Astrology cannot be taken seriously, and yet I cannot entirely escape my daily sentence (aka "horoscope") in the newspaper. But I'm not the only one with mixed feelings about it. At times, for example, Jung scoffed: Astrology is a naively projected psychology in which the different attitudes and temperaments of man are represented as gods Continue reading “The usefulness of the random: Astrology”
In my medical experience as well as in my own life I have again and again been faced with the mystery of love, and have never been able to explain what it is. Like Job, I have had to “lay my hand on my mouth. I have spoken once, and I will not answer.”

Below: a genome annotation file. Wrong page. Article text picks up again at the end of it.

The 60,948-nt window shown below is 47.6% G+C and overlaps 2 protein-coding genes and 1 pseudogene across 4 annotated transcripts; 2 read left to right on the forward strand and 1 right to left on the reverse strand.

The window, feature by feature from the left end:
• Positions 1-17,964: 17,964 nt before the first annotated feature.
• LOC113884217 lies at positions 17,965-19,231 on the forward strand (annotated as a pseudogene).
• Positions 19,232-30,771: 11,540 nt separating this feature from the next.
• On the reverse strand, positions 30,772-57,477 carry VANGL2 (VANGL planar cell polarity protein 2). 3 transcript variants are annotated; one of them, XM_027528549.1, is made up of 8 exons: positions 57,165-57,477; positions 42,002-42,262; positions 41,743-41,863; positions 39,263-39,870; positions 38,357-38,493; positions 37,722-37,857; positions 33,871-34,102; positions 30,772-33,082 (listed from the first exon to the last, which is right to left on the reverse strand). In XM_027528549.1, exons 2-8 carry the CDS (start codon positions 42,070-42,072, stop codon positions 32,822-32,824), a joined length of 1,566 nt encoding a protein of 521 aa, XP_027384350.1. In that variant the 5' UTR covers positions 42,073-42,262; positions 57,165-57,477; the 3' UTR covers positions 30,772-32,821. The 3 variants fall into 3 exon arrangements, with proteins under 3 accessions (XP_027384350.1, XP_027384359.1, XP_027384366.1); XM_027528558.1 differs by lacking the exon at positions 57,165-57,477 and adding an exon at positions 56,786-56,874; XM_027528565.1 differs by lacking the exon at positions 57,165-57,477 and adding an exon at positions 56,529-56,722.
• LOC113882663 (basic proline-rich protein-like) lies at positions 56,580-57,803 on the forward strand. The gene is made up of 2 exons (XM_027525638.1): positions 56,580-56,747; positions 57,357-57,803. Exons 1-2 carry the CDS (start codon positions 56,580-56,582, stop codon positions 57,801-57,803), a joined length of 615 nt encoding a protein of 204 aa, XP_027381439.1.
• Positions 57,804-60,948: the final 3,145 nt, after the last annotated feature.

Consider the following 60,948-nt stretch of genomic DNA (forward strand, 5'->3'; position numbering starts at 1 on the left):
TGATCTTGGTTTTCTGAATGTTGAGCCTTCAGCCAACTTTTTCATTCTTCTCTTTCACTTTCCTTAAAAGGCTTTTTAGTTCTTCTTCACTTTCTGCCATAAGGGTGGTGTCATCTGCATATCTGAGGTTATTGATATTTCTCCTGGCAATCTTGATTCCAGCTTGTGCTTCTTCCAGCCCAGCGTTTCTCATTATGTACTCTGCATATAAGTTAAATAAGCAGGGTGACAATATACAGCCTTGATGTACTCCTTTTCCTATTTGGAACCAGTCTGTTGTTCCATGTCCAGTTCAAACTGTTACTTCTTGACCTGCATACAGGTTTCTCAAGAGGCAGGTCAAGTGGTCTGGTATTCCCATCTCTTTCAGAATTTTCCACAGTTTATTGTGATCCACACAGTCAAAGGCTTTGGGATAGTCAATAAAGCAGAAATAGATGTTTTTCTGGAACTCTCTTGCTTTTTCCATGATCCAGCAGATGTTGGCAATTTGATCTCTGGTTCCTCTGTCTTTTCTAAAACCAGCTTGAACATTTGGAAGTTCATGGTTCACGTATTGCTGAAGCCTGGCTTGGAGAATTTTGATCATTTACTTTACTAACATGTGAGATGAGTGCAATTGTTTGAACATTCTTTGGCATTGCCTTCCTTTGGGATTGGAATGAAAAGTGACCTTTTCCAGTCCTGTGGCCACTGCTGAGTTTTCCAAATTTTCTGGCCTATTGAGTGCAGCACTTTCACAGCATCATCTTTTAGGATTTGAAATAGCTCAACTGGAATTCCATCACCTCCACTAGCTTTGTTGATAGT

From C.J. Jung's "Memories, Dreams, Reflections," chapter two ("School Years"):
Nothing could persuade me that "in the image of God" applied only to man. In fact it seemed to me that the high mountains, the rivers, lakes, trees, flowers, and animals far better exemplified the essence of God than men with their ridiculous clothes, their meanness, vanity, mendacity, and abhorrent egotism — all qualities with which I was only too familiar from myself, that is, from personality No. 1, the schoolboy of 1890. Besides his world there existed another realm, like a temple in which anyone who entered was transformed and suddenly overpowered by a vision of the whole cosmos, so that he could only marvel and admire, forgetful of himself.